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[1781 A.D.]

avenge the murder of their father." However, when the sons came to manhood, they displayed more magnanimity than their mother; and one of them, who rose to distinction in the service of the Netherlands, requited with good offices to the burghers of his native town the unmerited misfortunes which they had brought upon his family.

In Fribourg-where, in olden times, equality of rights for all burghers ha l been settled as a principle-an aristocracy, no less close than in Bern, had for ned itself since the middle of the seventeenth century. A few houses, under the denomination of secret families, had contrived to exclude, not only the country people, but a large proportion likewise of the town burghers, from all participation in public affairs; and, in 1684, admission into the number of these secret families was rendered wholly impossible. From thenceforwards, constantly increasing discontent displayed itself both in town and country. Several very moderate proposals for alleviating the pressure of this oligarchy were rejected with such haughtiness by the government that disaffection swelled into revolt.

In 1781 Peter Nicholas Chenaux of la Tour de Trême, John Peter Raccaud, and an advocate of Gruyères of the name of Castellaz, formed a league for the achievement of a higher degree of freedom. First they endeavoured to work upon the people by fair promises. Then Chenaux, at the head of a select band of fifty or sixty, undertook to terrify the government into a compromise. But the gates being closed on the party, and the walls manned with armed burghers, this undertaking ended in open revolt. The toll of alarm-bells summoned up the country people from every hill and valley in the canton to assist in the coercion of the domineering capital. A body of nearly three thousand men encamped before the walls of Fribourg, and further aid was hourly expected. The terrified burghers instantly called for the armed intervention of Bern, and the latter town detached a part of its guard without delay. Three hundred dragoons marched upon Fribourg, and were to be followed by fourteen hundred foot. The burghers of Fribourg now thought themselves strong enough to meet force with force. The garrison made a sally from the town, and on the first sight of the Bernese flag, not to mention the heavy artillery, the malcontents solicited an armistice. The surrender of their arms and of the ringleaders was demanded as preliminary to all negotiation. The people refused the latter of these conditions, but fled panic-struck on the first attack, without making any resistance.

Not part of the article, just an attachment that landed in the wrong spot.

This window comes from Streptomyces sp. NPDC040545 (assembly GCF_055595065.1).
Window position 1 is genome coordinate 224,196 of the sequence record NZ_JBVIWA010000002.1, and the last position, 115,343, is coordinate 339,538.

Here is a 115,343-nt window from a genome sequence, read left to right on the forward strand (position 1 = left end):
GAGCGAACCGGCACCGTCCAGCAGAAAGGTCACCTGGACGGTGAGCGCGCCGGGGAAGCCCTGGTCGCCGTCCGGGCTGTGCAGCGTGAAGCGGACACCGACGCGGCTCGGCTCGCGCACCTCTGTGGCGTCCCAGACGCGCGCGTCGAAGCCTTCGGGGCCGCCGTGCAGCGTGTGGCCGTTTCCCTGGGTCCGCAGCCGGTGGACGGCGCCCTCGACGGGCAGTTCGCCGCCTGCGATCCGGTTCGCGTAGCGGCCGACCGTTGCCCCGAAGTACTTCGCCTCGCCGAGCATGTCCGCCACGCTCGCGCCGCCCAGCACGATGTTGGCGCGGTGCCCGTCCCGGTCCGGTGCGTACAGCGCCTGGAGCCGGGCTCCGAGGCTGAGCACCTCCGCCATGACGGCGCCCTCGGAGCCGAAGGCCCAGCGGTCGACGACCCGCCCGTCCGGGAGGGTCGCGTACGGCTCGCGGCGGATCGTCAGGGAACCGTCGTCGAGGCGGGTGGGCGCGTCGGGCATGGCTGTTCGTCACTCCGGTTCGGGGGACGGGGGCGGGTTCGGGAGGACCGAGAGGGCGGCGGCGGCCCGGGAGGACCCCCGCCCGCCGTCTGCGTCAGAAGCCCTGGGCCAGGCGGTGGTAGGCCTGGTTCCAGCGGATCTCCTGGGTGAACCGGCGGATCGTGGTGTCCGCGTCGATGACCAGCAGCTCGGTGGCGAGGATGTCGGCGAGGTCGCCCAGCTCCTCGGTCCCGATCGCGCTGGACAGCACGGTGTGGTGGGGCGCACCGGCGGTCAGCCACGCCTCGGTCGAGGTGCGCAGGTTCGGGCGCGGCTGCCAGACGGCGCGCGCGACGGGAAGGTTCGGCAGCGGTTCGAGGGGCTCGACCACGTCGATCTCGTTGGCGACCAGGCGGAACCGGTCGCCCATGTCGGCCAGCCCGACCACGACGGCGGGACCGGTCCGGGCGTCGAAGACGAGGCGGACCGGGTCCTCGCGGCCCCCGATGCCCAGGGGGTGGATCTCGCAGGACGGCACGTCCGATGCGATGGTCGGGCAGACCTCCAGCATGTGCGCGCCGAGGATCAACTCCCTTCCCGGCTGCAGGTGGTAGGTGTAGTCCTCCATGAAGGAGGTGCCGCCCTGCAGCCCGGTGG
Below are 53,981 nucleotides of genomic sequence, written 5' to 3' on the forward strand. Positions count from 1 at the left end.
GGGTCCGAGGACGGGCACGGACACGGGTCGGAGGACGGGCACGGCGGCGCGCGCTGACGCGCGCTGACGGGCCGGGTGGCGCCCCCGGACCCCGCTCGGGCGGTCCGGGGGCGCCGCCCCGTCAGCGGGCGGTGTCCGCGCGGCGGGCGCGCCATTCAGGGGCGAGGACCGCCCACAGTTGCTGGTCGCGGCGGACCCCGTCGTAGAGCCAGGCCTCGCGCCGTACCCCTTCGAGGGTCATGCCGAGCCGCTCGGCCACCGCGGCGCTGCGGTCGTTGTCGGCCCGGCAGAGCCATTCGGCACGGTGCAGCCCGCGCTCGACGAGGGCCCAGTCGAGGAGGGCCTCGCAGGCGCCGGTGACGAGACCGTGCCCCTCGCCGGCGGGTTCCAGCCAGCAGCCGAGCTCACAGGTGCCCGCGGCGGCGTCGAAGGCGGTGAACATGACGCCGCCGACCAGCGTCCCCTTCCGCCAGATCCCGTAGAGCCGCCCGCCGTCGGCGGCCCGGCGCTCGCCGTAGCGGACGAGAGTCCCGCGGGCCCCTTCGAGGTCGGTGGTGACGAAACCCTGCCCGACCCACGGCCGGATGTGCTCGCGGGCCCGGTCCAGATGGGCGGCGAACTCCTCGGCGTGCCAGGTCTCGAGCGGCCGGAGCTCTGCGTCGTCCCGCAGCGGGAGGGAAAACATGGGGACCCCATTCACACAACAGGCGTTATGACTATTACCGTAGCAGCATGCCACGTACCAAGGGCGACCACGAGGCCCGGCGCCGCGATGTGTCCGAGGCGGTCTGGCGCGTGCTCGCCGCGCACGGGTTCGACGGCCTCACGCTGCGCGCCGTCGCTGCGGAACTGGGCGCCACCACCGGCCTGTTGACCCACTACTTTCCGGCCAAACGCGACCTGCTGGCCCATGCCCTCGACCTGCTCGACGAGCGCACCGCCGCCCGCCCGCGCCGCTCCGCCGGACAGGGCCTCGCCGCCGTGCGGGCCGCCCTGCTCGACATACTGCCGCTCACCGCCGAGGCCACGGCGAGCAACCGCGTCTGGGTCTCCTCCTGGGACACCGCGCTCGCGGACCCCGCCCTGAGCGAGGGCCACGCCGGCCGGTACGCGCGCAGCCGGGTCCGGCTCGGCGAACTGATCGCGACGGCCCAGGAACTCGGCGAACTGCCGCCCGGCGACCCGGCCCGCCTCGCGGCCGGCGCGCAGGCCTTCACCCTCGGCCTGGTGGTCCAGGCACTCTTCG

The whole affair would have ended without bloodshed, had not the leader Chenaux been murdered in his flight by Henry Rosier, himself one of the popular party. The two remaining heads of the insurgents got clear off: Chenaux's corpse was delivered to the public executioner, and his head fixed on a spear above the Romont gate. Sentence of death was passed on Castellaz and Raccaud, the two fugitives. Several others were visited with less degrees of punishment: new reinforcements from Bern, Solothurn, and Lucerne secured the town from any recurrence of tumult, and their ambassadors strove to promote the restoration of tranquillity. It was ordered to be proclaimed, from all the pulpits, that the council was well disposed to protect the old and well attested rights of its loving subjects, as well as to hear, with its never-failing graciousness, every suitable and respectful representation. Three days were allotted to each commune to lay their complaints and wishes before the government, through delegates. But when months elapsed without the popular grievances having obtained a hearing, the loss of Chenaux began to be appreciated. Multitudes assembled round his tomb weeping and praying: pilgrimages, as if to the tomb of a saint, were made thither with